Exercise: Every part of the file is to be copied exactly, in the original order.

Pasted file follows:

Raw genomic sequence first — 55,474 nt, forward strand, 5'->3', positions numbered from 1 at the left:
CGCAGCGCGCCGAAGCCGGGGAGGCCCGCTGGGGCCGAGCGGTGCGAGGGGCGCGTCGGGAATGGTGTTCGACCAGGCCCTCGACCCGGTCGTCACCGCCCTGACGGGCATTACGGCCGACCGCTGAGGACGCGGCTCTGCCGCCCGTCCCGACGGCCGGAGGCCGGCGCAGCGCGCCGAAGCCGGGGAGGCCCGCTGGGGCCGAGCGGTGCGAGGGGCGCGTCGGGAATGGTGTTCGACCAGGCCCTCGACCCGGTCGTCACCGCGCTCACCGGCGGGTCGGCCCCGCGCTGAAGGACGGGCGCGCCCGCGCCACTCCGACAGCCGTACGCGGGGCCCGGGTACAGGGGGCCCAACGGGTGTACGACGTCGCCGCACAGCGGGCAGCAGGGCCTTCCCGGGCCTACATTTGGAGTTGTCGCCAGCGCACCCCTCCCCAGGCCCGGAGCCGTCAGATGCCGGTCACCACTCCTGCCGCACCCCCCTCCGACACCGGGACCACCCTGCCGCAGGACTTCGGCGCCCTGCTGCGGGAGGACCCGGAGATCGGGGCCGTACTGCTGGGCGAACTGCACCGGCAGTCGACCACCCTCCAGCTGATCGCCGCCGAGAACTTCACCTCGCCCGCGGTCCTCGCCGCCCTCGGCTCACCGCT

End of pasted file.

Raw genomic sequence first — 55,474 nt, forward strand, 5'->3', positions numbered from 1 at the left:
CGCAGCGCGCCGAAGCCGGGGAGGCCCGCTGGGGCCGAGCGGTGCGAGGGGCGCGTCGGGAATGGTGTTCGACCAGGCCCTCGACCCGGTCGTCACCGCCCTGACGGGCATTACGGCCGACCGCTGAGGACGCGGCTCTGCCGCCCGTCCCGACGGCCGGAGGCCGGCGCAGCGCGCCGAAGCCGGGGAGGCCCGCTGGGGCCGAGCGGTGCGAGGGGCGCGTCGGGAATGGTGTTCGACCAGGCCCTCGACCCGGTCGTCACCGCGCTCACCGGCGGGTCGGCCCCGCGCTGAAGGACGGGCGCGCCCGCGCCACTCCGACAGCCGTACGCGGGGCCCGGGTACAGGGGGCCCAACGGGTGTACGACGTCGCCGCACAGCGGGCAGCAGGGCCTTCCCGGGCCTACATTTGGAGTTGTCGCCAGCGCACCCCTCCCCAGGCCCGGAGCCGTCAGATGCCGGTCACCACTCCTGCCGCACCCCCCTCCGACACCGGGACCACCCTGCCGCAGGACTTCGGCGCCCTGCTGCGGGAGGACCCGGAGATCGGGGCCGTACTGCTGGGCGAACTGCACCGGCAGTCGACCACCCTCCAGCTGATCGCCGCCGAGAACTTCACCTCGCCCGCGGTCCTCGCCGCCCTCGGCTCACCGCT